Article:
A number of you have emailed to ask about the unusual posting schedule here at Frugal Dad over the last few weeks. I am overdue in providing an update, and I need to catch you up on a few things that have been happening in the Frugal family.
Some of you may remember that last September we lost my mom aftera year-long recovery effort following an aneurysm and subsequent stroke. She was 54 years-old, and the glue that held our little family together. We were very close – best friends, in fact, and her loss affected me deeply, as it did my kids and my wife (and many others who knew Mom).
It also took a toll on her dad, who had to deal with something none of us should have to face – the loss of a child. Even when our kids are grown, we expect to outlive them as part of the natural order of things. Unfortunately, it doesn’t always work out that way.
My grandfather was like a dad to me growing up, so naturally when we lost my mom, he and I grew even closer. In fact, he lived with us, sharing our home with my wife and kids (and our dog, who quickly became his dog). It was great having everyone under the same roof; something we had done earlier in our marriage.
Sadly, in May of this year my grandfather was diagnosed with inoperable lung cancer. He opted for chemotherapy and wanted to fight. Would you expect any less from a 29-year Marine? But the damage was done. We lost him October 1st.
The last few weeks were rough, with him in and out of the hospital. Once again, I tried to balance the roles of caretaker, full-time employee, father and husband, and blogger. Obviously, with only so many hours in the day, blogging took a back seat. I wanted to write more about the experience at the time, but honestly, I just had no motivation to do so.
Our family is doing well. We miss him terribly, but are comforted in the knowledge he suffers no more. He lived a full life. He loved his family, and he loved his country, and sacrificed much for both.
Focusing On What’s Really Important
The loss of my remaining family has been tough, and I am blessed to have my wife and her family, and my children, surrounding me. I have learned a number of important lessons throughout the illnesses and deaths of both my mom and my grandfather.
Prior to their illness I had my priorities screwed up. I was distracted by things that now seem so insignificant, like sports, politics, and even money. Not to say money is insignificant, but it is certainly not worth obsessing over. And trust me, neither are college football and politics.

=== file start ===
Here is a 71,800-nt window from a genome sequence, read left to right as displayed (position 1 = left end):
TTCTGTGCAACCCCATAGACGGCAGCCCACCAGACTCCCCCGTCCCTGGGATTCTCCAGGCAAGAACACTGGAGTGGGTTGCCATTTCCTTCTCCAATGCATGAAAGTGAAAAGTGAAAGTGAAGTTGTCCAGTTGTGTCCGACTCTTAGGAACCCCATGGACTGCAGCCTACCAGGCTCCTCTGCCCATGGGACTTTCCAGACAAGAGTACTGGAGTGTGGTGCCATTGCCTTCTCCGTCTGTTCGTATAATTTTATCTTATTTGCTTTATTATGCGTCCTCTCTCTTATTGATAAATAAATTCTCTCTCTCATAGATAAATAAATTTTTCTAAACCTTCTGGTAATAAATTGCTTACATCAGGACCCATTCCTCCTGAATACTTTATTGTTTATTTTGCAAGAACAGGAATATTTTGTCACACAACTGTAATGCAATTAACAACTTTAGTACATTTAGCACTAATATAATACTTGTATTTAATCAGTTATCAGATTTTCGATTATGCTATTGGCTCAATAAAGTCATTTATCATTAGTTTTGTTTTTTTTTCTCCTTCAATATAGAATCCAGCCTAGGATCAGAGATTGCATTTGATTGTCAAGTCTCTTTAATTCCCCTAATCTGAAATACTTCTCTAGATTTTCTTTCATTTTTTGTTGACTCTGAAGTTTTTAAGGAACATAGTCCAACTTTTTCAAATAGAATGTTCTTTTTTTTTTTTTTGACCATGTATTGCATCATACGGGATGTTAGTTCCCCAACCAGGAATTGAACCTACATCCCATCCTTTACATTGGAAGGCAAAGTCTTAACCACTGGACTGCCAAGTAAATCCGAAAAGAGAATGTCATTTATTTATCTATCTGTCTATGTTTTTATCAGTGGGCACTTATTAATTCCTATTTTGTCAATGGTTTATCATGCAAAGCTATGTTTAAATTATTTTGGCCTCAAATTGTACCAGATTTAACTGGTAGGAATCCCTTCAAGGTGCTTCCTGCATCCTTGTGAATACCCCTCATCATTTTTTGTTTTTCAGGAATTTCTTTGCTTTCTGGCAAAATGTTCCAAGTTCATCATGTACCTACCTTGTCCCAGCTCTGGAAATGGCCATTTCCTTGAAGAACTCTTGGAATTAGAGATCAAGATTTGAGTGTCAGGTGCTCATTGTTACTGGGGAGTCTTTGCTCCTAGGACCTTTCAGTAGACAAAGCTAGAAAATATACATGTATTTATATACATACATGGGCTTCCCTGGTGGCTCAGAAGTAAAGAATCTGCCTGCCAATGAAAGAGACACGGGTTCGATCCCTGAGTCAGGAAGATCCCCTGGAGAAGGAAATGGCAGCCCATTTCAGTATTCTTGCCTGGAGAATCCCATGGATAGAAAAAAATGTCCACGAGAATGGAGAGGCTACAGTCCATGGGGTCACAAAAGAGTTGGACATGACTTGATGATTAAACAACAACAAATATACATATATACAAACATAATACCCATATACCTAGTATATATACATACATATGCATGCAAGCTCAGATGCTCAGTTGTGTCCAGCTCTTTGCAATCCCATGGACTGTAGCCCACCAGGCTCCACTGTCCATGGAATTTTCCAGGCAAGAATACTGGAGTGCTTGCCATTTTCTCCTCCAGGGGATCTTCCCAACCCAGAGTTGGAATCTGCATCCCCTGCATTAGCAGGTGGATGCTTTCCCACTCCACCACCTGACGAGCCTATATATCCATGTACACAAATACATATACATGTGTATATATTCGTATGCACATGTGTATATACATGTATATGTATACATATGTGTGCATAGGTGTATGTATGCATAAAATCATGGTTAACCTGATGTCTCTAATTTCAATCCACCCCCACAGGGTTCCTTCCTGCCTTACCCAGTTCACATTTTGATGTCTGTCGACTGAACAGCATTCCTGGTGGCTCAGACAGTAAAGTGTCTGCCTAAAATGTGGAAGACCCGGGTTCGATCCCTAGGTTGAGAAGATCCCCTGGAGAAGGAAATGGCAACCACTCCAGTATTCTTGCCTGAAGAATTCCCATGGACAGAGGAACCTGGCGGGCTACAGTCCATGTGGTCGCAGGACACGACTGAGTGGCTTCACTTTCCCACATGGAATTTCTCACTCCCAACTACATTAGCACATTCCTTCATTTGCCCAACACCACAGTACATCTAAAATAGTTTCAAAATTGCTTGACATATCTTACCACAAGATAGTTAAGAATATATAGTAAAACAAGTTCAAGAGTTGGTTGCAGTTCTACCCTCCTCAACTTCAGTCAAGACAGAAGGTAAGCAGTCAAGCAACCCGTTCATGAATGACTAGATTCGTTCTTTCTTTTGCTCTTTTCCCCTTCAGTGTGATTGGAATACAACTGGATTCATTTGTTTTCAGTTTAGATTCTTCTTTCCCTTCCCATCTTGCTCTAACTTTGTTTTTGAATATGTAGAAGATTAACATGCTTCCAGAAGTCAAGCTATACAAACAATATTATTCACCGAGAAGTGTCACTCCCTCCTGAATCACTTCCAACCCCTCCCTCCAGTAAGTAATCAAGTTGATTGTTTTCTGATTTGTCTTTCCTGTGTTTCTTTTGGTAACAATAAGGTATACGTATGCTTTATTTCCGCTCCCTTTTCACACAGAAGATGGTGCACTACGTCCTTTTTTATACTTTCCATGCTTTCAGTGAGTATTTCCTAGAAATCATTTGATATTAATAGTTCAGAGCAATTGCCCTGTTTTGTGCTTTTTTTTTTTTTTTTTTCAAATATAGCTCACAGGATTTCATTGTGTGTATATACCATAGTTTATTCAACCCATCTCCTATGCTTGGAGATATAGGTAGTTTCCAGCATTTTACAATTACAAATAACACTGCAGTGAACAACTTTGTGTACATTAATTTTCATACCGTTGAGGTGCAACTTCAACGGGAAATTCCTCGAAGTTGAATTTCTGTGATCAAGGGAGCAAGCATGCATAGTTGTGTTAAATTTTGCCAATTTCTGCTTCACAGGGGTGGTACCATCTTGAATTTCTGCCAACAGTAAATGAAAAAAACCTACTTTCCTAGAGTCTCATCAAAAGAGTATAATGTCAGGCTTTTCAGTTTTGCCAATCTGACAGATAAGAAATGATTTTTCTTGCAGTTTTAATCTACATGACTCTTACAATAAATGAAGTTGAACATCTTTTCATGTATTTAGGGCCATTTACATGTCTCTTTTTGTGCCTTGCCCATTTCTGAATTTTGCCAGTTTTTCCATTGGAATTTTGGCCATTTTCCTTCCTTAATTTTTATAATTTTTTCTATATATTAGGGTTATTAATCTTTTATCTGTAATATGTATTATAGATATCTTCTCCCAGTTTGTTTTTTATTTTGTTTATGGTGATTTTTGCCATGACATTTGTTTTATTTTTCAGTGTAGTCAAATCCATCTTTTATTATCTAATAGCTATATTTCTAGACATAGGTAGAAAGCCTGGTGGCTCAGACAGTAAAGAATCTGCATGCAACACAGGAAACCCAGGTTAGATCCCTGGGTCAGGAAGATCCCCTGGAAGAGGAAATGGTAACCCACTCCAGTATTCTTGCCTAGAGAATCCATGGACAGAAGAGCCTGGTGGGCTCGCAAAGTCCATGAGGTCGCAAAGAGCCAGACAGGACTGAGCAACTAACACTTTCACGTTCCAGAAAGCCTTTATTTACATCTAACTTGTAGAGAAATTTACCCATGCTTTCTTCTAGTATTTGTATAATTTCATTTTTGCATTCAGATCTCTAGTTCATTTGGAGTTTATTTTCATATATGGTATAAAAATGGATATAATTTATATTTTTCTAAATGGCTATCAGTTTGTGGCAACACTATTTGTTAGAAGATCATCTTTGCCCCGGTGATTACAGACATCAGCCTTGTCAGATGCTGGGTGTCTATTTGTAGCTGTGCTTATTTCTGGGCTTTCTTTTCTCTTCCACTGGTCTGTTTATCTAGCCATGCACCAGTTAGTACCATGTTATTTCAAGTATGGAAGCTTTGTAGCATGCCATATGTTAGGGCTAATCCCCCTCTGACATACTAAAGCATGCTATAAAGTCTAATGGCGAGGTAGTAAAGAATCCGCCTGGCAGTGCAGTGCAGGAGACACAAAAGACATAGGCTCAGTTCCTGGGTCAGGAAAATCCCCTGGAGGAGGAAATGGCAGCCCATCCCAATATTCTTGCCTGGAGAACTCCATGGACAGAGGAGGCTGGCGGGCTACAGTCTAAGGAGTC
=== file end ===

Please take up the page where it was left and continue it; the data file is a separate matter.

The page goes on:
When a loved one is seriously ill, and when you lose them, noises going on outside your little world become much quieter. It’s like someone has a giant mute button and tunes out all of life’s distractions. The only thing worth focusing on is that loved one, and when they are gone, the memories of that loved one.
All that to say that I am weary of the petty arguments going on today, when so much more is at stake. I am sick of the current political climate. I don’t want to turn this into a political rant, but I have to say that I could not possibly care any less about following the twists and turns and debates of every single race across the country. The name calling. The mud slinging. The attack ads. The cheesy ads. The amount of money wasted on those ads. It is all rather sad.
When I sat at my grandfather’s funeral watching the Marine Corps fold the flag draped over his coffin, listening to Taps, all that “noise” went away. Everything about our country, and our freedoms, and our future, seemed crystal clear.
Here was a man that gave nearly 30 years of his life to his country. He fought for that flag. Politicians like to tell us that they will “fight for us,” but how many of them really mean it in the same way members of our Armed Services fight for their country?
Standing in the halls of Congress delivering a tough speech is not the same as standing on top of an armored personnel carrier fending off enemies trying to kill you and everyone else inside. That’s a real fight. That’s life and death.
Shame on those who take our liberty for granted. Shame on those who pretend to uphold the values of our forefathers, and then undermine them at every vote. I will never believe my grandfather, and the millions like him, fought and died for nothing. I have always been proud to be an American, and always will be.
“I am an American” need not be stated apologetically, rather it should be exclaimed proudly. I hope the younger generations remember the lessons of that great generation, and carry them forward for us.
Back to Blogging
Thank you for allowing me a moment to vent. That felt good! Over the next few days I plan to get back to regularly scheduled programming here at Frugal Dad.
Let’s get back to basics. Let’s remind each other of the way our grandparents used to do things. Let’s challenge each other to get out of debt, to build a strong emergency fund, to be more self-sufficient, to strengthen our position so that we may lend a hand to others.
Thank you for sticking with me. Thank you for your thoughts and prayers. Though most of us have never met, I feel a kinship with many of you, and I am inspired by your success. Keep the comments flowing. Feel free to share new ideas on Facebook, or via email. Feel free to ask questions. Feel free to challenge ideas. Tell your friends about the blog, so that we may grow our frugal community even more.
I look forward to another year of sharing life’s ups and downs with you. May we all have more ups this year.